Posted by The Famous Druid (Member # 1769) on May 07, 2005, 23:42:
 
It occurs to me, this new law in Texas (remember the Texas cheerleader law?) probably means that they'll be needing a team of cheerleading inspectors who will travel around the state, visiting sporting events, and checking the cheerleading for compliance. Probably involves measuring hemlines, checking that the tops are not too revealing, and gathering video evidence of any overly-suggestive routines.

Where do I apply?
 
Posted by Relativistic (Member # 3876) on May 08, 2005, 01:33:
 
quote:
Originally posted by jordanv:
So explain again where you got your mandate to enforce your beliefs on mine?

Probably from my conscience. The same place where you know deep down that what I'm saying is true, and that's why it cut so deep that you reacted so defensively over it.
 
Posted by The Famous Druid (Member # 1769) on May 08, 2005, 02:27:
 
quote:
Originally posted by Relativistic:
quote:
Originally posted by jordanv:
So explain again where you got your mandate to enforce your beliefs on mine?

Probably from my conscience. The same place where you know deep down that what I'm saying is true, and that's why it cut so deep that you reacted so defensively over it.
My own conscience tells me that public nudity, heroin use, and sodomy should be made compulsory.
If you react defensively to my suggestion, that just proves you know deep down that I'm right.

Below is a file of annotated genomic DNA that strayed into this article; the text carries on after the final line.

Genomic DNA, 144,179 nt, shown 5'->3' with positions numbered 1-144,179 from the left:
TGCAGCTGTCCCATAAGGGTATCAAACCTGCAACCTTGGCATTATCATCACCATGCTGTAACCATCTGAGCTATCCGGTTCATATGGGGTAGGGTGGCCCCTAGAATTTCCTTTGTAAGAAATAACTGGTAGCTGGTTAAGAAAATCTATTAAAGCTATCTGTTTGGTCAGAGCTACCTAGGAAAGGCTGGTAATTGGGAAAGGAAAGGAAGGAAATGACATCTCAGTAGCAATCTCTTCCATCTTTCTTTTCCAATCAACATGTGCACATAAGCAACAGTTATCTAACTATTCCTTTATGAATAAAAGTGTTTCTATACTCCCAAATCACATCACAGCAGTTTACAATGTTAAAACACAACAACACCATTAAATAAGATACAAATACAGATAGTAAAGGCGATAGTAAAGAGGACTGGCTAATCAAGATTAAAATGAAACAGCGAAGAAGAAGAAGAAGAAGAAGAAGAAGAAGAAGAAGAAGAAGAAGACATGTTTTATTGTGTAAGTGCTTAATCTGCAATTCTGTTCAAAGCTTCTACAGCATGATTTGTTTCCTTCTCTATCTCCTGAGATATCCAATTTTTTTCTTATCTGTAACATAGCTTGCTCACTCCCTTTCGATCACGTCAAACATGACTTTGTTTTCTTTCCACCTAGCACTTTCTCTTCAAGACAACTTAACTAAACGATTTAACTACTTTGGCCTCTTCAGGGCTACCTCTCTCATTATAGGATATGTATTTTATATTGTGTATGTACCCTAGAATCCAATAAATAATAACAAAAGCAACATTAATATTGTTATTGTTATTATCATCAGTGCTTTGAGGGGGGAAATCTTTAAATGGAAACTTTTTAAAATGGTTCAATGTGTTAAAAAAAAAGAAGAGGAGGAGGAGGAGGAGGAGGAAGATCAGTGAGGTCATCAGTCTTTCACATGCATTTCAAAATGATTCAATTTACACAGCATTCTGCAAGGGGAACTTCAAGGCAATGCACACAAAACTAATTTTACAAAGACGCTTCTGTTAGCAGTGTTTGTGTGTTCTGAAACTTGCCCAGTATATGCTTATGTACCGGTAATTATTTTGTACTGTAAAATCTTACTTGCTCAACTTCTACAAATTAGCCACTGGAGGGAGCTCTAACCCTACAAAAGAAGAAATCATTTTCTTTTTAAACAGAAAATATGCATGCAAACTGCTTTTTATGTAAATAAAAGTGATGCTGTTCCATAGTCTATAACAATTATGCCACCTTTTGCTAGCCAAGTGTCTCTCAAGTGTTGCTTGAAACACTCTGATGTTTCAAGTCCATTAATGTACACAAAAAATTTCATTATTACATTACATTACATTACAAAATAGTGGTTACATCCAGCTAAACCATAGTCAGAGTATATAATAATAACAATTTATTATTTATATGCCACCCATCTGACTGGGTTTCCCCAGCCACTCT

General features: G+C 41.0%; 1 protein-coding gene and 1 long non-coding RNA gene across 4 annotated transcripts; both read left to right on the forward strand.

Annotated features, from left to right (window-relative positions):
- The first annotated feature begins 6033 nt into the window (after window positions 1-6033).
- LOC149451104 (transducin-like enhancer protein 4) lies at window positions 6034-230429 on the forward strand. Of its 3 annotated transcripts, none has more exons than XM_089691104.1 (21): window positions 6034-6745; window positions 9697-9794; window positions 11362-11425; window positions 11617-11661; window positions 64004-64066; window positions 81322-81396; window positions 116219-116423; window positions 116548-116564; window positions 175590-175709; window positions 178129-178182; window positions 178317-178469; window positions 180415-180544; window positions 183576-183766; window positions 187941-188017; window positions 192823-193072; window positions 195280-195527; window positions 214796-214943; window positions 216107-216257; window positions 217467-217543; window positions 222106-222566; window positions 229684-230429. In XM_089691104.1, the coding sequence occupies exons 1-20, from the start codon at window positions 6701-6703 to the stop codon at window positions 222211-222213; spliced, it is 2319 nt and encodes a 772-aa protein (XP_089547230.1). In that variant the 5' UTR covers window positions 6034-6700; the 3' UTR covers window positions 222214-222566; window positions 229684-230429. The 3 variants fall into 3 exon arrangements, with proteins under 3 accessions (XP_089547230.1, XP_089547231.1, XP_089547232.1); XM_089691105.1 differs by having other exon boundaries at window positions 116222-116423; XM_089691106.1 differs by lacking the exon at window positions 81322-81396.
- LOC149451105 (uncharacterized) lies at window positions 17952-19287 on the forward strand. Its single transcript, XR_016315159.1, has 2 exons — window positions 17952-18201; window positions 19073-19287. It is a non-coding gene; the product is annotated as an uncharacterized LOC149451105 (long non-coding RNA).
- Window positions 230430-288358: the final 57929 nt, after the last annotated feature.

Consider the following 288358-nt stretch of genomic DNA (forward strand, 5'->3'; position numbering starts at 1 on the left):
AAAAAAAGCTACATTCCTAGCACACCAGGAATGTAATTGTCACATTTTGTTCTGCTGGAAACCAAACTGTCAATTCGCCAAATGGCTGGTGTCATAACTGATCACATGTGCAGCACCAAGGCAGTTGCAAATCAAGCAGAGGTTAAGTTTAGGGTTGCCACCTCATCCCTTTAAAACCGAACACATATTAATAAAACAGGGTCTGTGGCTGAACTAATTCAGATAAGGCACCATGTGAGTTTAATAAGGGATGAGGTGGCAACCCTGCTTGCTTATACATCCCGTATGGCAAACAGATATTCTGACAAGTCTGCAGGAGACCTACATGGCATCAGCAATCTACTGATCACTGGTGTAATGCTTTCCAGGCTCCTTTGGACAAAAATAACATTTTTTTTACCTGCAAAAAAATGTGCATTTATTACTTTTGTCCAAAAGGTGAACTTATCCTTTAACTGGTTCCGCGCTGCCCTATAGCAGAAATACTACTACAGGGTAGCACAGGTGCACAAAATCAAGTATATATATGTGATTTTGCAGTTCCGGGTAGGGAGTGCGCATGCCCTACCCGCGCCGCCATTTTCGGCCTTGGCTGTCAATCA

Posted by Zargof McBain (Member # 3856) on May 08, 2005, 06:03:
 
quote:
Originally posted by The Famous Druid:
My own conscience tells me that public nudity, heroin use, and sodomy should be made compulsory.

Cool, you've got my vote. [Wink]
 
Posted by jordanv (Member # 3189) on May 08, 2005, 06:44:
 
quote:
Originally posted by Relativistic:
]Probably from my conscience. The same place where you know deep down that what I'm saying is true, and that's why it cut so deep that you reacted so defensively over it.

Actually , I don't believe anything "deep down". My views on most issues change quite regularly. I accept that I must by necessity exist, but i dont assume anything else does, and I challenge everything.

Besides, are you suggesting we have some kind of universal moral system?

I disagree entirely. What Christians view as moral for example, especially the issue of victimisation of rape victims, i find deplorable.

Does that mean Christians are wrong and I am right? Yes, but only for me. You can believe whatever you want.

P.S: defensive me is where i throw in Hitler.
 
Posted by Groggle (Member # 2360) on May 08, 2005, 10:02:
 
There is a fine line in writing "moral" legislation. Back in the 1970s in Canada there was a whole series of prosecutions and appeals over the so-called "obscenity" laws that were used to regulate pornography.

What it boiled down to was that the term "obscene" could not be adequately described in the language of law. While I believe that there are still laws around the topic of "obscenity", they are only applied in the most extreme of cases.

The proposed law in Texas suffers very much from this problem. (At the age of 15, anything female in a tight outfit is "sexy" no matter how it moves)

I appreciate that the routines may well have gone beyond what the community is comfortable with, but that's a matter for the community to take up with the school policy makers, not in law.